Now that our daughter is in morning preschool, our son sleeps through the night, and different risk calculations mean we’re venturing back into the world more, I’m slowly carving a path back into my mind and body. As I connect with the parts of myself I lost, I see flashes of the mom I want to be—one who says yes instead of no, who can meet tantrums with patience, who can enjoy her kids for the bright, beautiful, funny people they are.

It isn’t a happy end. Because the last two years, in which mothers left the workforce in record numbers to shoulder the burden of childcare in a country that has abandoned us to the pandemic, and are now suffering a maternal mental health crisis, are a damning preview of what’s to come if Roe V. WadeThe U.S. has overturned this decision: People with uteri have to be forced to make sacrifices for a role that the U.S. considers more important then autonomy, ambition or our actual lives and which they will not support.

Learn More If Roe v. Wade is overturned, these states will ban abortion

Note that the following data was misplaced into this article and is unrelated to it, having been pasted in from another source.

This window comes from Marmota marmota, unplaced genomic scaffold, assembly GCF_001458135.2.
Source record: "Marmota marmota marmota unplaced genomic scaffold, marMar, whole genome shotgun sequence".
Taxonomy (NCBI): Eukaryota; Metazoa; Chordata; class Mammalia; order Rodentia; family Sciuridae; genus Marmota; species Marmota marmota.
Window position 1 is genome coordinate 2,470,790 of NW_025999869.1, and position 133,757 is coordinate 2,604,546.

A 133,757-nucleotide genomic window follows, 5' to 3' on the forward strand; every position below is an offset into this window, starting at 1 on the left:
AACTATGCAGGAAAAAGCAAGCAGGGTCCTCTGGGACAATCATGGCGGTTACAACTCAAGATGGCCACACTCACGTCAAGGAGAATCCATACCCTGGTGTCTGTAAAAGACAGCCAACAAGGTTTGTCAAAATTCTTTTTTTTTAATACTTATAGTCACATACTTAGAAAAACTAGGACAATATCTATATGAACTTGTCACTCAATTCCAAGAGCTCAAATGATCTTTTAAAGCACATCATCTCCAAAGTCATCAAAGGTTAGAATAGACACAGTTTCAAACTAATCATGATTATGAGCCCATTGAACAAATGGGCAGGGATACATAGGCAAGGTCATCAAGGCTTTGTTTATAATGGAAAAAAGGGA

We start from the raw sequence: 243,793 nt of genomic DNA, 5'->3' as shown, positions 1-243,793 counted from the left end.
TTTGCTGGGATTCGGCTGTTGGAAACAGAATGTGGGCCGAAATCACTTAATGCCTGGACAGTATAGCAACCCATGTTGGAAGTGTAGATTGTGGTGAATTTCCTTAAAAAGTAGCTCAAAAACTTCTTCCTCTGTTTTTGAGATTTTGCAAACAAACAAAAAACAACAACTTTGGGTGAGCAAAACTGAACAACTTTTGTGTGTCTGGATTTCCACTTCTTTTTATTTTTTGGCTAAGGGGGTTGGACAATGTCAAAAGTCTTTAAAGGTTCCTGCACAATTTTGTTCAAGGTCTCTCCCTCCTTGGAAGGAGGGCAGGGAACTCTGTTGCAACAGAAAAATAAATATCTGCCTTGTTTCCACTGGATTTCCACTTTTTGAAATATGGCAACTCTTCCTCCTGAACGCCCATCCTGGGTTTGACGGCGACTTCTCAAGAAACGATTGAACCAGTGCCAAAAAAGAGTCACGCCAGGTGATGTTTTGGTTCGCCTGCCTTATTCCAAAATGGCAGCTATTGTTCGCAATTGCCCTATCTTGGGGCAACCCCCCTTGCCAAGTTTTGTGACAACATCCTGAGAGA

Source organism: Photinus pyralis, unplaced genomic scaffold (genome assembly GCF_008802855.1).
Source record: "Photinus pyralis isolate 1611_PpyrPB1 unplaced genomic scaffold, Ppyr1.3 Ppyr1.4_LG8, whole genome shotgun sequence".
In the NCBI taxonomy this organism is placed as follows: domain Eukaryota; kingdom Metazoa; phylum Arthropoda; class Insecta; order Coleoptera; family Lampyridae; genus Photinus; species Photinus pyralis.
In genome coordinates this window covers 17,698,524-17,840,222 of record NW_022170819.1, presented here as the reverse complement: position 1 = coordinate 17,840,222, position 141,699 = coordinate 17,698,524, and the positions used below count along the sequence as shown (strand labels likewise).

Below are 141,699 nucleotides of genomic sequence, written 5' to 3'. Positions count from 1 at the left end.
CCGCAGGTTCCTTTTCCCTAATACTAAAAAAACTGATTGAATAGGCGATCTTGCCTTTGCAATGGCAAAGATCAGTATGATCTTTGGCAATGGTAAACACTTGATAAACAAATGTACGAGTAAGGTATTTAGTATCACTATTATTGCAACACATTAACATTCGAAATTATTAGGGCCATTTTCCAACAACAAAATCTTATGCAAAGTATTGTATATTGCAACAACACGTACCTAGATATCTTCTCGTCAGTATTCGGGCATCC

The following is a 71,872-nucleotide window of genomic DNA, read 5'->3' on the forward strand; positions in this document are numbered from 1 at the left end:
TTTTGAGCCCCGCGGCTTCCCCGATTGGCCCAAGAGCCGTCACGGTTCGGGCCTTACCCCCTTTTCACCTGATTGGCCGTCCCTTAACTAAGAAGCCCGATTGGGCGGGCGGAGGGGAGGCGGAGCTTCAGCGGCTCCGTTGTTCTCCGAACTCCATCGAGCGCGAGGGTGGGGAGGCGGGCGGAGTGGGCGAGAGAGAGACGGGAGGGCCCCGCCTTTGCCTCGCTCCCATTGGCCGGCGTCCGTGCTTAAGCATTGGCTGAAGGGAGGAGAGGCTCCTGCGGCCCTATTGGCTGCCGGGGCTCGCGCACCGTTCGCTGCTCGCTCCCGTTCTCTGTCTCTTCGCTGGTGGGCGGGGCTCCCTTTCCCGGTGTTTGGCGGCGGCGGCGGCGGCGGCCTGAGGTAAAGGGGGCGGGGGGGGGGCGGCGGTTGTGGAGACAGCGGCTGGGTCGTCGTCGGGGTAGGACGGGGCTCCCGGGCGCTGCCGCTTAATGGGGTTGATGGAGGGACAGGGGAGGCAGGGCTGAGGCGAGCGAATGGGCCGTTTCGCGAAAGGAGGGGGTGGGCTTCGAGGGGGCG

I live in Texas, which has effectively already banned abortion, and which has already charged, however “mistakenly,” a woman with murder for an alleged self-induced abortion. From where I sit in this state that has taken such a horrifying lead in stripping people of reproductive freedom, it’s easy to see the worst-case scenarios: a forecasted 21% increase in America’s already abominable maternal death rate if a nationwide abortion ban is put into place, women criminalized not just for self-managing abortions but for miscarriages and stillbirths, cycles of trauma and poverty and abuse continuing unabated. This is what it looks like best-case scenario? You have probably experienced the same thing as me: A complete loss in self-worth.

And I can’t help thinking that’s the point.